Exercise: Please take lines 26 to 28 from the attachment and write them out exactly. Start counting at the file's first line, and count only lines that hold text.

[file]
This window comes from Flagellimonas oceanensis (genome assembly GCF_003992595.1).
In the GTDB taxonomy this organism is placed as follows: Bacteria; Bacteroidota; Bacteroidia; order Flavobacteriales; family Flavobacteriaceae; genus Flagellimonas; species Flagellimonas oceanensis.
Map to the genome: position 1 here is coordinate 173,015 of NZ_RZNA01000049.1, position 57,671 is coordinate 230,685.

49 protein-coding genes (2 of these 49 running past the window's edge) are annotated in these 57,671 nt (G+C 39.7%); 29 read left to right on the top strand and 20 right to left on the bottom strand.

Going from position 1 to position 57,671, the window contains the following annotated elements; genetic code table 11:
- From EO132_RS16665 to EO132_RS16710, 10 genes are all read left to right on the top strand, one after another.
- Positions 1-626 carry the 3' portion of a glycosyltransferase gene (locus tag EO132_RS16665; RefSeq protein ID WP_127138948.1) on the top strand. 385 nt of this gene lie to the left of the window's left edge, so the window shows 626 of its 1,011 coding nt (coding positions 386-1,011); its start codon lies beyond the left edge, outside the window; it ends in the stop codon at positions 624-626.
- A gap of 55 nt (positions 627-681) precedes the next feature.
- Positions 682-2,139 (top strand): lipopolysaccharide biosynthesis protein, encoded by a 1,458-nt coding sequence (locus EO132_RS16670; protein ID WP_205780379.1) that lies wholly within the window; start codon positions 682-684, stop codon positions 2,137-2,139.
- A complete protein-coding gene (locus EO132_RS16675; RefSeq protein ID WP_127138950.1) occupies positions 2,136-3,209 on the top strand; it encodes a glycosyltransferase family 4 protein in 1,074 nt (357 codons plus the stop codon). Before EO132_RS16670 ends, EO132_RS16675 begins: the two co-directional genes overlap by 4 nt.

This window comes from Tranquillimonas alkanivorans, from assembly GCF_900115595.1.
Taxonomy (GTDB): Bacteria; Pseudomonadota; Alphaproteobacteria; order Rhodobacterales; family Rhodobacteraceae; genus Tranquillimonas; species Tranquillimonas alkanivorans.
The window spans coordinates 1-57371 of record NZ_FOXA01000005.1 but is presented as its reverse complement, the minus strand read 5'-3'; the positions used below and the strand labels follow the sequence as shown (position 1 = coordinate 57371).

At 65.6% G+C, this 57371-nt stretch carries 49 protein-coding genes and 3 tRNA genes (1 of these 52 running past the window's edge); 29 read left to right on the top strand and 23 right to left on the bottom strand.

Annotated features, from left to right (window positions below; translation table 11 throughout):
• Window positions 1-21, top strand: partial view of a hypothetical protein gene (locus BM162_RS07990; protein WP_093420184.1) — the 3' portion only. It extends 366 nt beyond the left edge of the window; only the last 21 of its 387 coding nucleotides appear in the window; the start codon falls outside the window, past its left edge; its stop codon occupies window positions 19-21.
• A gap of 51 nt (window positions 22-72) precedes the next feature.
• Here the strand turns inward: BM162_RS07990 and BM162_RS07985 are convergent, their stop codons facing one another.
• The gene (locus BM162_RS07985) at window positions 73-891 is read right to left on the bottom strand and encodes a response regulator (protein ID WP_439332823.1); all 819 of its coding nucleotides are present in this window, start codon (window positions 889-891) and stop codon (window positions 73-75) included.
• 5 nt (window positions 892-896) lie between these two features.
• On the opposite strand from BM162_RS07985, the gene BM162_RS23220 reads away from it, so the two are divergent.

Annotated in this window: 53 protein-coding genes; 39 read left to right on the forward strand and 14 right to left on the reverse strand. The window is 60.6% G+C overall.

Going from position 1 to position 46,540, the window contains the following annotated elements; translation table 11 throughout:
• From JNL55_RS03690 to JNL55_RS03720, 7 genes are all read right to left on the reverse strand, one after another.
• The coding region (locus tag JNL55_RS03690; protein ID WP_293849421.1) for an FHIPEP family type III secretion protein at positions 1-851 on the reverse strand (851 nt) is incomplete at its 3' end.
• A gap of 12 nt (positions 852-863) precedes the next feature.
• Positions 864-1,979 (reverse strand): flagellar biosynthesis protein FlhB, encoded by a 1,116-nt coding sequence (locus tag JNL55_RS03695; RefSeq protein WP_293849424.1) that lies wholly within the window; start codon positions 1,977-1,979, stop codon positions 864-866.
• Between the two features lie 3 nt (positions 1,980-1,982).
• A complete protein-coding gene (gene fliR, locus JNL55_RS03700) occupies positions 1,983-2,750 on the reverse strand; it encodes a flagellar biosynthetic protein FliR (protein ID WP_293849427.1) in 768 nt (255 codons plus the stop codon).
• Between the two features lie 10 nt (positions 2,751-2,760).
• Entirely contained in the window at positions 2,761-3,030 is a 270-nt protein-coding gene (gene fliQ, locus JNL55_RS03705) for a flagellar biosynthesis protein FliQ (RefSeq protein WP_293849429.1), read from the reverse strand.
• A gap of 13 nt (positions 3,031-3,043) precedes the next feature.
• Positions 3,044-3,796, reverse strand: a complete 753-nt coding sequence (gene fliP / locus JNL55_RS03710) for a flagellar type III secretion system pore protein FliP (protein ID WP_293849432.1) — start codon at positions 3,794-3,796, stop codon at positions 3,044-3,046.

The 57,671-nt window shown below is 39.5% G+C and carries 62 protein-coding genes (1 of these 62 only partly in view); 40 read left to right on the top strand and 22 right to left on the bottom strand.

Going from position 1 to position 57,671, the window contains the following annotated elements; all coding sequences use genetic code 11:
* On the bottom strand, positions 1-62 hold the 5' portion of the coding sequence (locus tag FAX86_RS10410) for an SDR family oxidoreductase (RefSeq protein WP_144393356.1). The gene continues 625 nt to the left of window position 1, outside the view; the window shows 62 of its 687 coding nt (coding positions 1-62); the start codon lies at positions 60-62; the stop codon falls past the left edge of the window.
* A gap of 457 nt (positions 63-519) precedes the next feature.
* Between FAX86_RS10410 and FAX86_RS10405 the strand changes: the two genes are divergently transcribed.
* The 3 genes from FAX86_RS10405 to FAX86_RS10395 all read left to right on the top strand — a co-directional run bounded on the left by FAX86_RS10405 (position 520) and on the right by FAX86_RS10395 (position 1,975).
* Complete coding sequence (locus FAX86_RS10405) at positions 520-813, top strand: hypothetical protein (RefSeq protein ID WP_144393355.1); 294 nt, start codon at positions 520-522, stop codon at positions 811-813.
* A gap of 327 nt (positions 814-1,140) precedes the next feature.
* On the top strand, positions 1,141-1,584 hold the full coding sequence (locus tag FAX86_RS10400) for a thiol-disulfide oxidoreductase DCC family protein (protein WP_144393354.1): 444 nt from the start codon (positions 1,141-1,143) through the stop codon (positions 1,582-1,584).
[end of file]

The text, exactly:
• A gap of 12 nt (positions 852-863) precedes the next feature.
• Positions 864-1,979 (reverse strand): flagellar biosynthesis protein FlhB, encoded by a 1,116-nt coding sequence (locus tag JNL55_RS03695; RefSeq protein WP_293849424.1) that lies wholly within the window; start codon positions 1,977-1,979, stop codon positions 864-866.
• Between the two features lie 3 nt (positions 1,980-1,982).